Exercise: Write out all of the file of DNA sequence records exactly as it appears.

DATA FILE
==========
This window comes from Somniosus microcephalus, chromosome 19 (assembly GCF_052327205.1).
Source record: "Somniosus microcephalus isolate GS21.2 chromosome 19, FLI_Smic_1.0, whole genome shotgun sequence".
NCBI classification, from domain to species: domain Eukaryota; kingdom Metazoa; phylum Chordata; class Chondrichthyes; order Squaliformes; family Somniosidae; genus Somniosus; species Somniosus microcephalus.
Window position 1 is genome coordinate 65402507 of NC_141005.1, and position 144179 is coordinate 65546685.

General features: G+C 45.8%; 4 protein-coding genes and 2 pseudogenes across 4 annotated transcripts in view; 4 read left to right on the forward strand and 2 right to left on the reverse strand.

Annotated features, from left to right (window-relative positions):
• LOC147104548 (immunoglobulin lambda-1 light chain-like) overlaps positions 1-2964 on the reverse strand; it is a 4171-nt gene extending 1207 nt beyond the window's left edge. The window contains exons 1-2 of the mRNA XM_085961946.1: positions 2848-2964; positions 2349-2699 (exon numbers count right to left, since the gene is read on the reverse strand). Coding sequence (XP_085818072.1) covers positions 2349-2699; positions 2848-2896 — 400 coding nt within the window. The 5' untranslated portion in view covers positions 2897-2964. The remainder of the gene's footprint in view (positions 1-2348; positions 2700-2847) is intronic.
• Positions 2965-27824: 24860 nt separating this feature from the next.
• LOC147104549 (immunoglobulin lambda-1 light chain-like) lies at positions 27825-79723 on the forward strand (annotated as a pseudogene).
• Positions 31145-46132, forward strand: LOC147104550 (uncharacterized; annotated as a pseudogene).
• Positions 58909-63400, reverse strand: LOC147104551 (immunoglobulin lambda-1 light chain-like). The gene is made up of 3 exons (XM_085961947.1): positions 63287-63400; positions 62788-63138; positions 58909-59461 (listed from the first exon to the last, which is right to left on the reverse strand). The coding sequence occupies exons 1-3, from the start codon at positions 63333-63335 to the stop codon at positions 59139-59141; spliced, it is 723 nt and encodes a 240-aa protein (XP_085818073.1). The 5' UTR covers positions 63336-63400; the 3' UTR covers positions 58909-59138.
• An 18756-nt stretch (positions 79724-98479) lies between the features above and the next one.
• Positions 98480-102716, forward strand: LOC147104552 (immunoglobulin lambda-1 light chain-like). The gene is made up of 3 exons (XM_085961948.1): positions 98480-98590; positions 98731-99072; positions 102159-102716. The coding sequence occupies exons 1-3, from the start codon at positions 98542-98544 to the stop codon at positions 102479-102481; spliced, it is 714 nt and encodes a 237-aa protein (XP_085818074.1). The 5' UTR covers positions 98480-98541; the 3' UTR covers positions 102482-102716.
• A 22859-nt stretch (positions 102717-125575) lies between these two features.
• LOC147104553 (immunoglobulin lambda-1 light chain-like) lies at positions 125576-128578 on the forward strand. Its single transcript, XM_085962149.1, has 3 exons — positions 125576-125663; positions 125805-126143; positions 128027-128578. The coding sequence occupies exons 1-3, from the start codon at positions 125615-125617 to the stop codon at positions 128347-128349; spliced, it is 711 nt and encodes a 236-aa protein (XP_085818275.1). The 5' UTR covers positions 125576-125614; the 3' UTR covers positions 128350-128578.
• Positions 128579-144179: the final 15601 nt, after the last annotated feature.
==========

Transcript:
This window comes from Somniosus microcephalus, chromosome 19 (assembly GCF_052327205.1).
Source record: "Somniosus microcephalus isolate GS21.2 chromosome 19, FLI_Smic_1.0, whole genome shotgun sequence".
NCBI classification, from domain to species: domain Eukaryota; kingdom Metazoa; phylum Chordata; class Chondrichthyes; order Squaliformes; family Somniosidae; genus Somniosus; species Somniosus microcephalus.
Window position 1 is genome coordinate 65402507 of NC_141005.1, and position 144179 is coordinate 65546685.

General features: G+C 45.8%; 4 protein-coding genes and 2 pseudogenes across 4 annotated transcripts in view; 4 read left to right on the forward strand and 2 right to left on the reverse strand.

Annotated features, from left to right (window-relative positions):
• LOC147104548 (immunoglobulin lambda-1 light chain-like) overlaps positions 1-2964 on the reverse strand; it is a 4171-nt gene extending 1207 nt beyond the window's left edge. The window contains exons 1-2 of the mRNA XM_085961946.1: positions 2848-2964; positions 2349-2699 (exon numbers count right to left, since the gene is read on the reverse strand). Coding sequence (XP_085818072.1) covers positions 2349-2699; positions 2848-2896 — 400 coding nt within the window. The 5' untranslated portion in view covers positions 2897-2964. The remainder of the gene's footprint in view (positions 1-2348; positions 2700-2847) is intronic.
• Positions 2965-27824: 24860 nt separating this feature from the next.
• LOC147104549 (immunoglobulin lambda-1 light chain-like) lies at positions 27825-79723 on the forward strand (annotated as a pseudogene).
• Positions 31145-46132, forward strand: LOC147104550 (uncharacterized; annotated as a pseudogene).
• Positions 58909-63400, reverse strand: LOC147104551 (immunoglobulin lambda-1 light chain-like). The gene is made up of 3 exons (XM_085961947.1): positions 63287-63400; positions 62788-63138; positions 58909-59461 (listed from the first exon to the last, which is right to left on the reverse strand). The coding sequence occupies exons 1-3, from the start codon at positions 63333-63335 to the stop codon at positions 59139-59141; spliced, it is 723 nt and encodes a 240-aa protein (XP_085818073.1). The 5' UTR covers positions 63336-63400; the 3' UTR covers positions 58909-59138.
• An 18756-nt stretch (positions 79724-98479) lies between the features above and the next one.
• Positions 98480-102716, forward strand: LOC147104552 (immunoglobulin lambda-1 light chain-like). The gene is made up of 3 exons (XM_085961948.1): positions 98480-98590; positions 98731-99072; positions 102159-102716. The coding sequence occupies exons 1-3, from the start codon at positions 98542-98544 to the stop codon at positions 102479-102481; spliced, it is 714 nt and encodes a 237-aa protein (XP_085818074.1). The 5' UTR covers positions 98480-98541; the 3' UTR covers positions 102482-102716.
• A 22859-nt stretch (positions 102717-125575) lies between these two features.
• LOC147104553 (immunoglobulin lambda-1 light chain-like) lies at positions 125576-128578 on the forward strand. Its single transcript, XM_085962149.1, has 3 exons — positions 125576-125663; positions 125805-126143; positions 128027-128578. The coding sequence occupies exons 1-3, from the start codon at positions 125615-125617 to the stop codon at positions 128347-128349; spliced, it is 711 nt and encodes a 236-aa protein (XP_085818275.1). The 5' UTR covers positions 125576-125614; the 3' UTR covers positions 128350-128578.
• Positions 128579-144179: the final 15601 nt, after the last annotated feature.